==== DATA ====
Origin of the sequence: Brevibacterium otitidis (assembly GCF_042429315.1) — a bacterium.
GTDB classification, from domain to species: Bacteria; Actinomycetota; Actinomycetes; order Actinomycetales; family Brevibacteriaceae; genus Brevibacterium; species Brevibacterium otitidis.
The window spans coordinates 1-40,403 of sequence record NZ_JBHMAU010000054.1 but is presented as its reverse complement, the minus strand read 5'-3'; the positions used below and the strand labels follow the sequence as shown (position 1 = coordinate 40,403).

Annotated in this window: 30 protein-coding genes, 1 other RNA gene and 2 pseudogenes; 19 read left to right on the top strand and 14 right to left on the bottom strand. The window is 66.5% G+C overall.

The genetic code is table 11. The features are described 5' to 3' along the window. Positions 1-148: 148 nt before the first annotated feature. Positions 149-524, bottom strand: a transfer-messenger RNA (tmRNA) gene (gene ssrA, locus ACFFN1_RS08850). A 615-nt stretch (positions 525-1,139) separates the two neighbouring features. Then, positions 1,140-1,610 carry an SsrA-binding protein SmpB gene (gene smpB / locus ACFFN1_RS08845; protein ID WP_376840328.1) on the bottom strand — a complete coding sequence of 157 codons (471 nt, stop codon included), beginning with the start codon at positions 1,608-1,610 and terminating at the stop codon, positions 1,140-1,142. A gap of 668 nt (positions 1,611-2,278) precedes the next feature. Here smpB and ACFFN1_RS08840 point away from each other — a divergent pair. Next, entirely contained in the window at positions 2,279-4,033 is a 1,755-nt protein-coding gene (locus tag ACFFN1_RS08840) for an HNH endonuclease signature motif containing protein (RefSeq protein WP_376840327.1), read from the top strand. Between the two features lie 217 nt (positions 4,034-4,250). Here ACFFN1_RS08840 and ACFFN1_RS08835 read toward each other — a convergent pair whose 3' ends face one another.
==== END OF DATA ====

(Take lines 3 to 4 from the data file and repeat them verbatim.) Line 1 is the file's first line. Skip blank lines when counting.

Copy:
The window spans coordinates 1-40,403 of sequence record NZ_JBHMAU010000054.1 but is presented as its reverse complement, the minus strand read 5'-3'; the positions used below and the strand labels follow the sequence as shown (position 1 = coordinate 40,403).

Annotated in this window: 30 protein-coding genes, 1 other RNA gene and 2 pseudogenes; 19 read left to right on the top strand and 14 right to left on the bottom strand. The window is 66.5% G+C overall.